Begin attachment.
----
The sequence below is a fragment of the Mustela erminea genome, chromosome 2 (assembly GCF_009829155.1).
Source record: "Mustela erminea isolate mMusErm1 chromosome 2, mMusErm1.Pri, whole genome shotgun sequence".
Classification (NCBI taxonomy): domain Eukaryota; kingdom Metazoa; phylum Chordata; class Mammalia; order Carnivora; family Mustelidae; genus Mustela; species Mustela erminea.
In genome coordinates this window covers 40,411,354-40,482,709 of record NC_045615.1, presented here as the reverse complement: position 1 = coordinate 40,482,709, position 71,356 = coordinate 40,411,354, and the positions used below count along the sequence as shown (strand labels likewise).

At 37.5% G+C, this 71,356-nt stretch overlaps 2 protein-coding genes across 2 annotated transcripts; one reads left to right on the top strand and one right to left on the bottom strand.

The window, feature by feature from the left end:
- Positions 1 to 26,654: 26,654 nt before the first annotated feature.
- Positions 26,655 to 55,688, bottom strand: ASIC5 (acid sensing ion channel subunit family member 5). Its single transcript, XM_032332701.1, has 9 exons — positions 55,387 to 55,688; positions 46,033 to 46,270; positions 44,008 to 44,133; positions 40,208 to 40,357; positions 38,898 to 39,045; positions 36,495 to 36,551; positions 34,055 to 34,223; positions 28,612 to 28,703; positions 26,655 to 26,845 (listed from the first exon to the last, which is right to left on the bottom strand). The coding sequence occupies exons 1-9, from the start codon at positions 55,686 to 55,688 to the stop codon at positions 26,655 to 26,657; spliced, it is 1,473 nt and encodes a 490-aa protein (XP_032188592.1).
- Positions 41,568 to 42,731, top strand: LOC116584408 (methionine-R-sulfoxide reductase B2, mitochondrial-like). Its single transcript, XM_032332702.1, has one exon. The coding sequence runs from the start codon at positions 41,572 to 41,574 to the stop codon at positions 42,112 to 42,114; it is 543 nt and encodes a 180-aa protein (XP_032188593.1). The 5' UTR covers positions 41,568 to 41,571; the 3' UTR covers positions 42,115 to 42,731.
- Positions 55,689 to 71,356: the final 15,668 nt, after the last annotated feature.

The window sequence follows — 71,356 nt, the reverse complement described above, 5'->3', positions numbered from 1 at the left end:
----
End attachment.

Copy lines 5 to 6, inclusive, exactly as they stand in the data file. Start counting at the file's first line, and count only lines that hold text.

At 37.5% G+C, this 71,356-nt stretch overlaps 2 protein-coding genes across 2 annotated transcripts; one reads left to right on the top strand and one right to left on the bottom strand.

The window, feature by feature from the left end: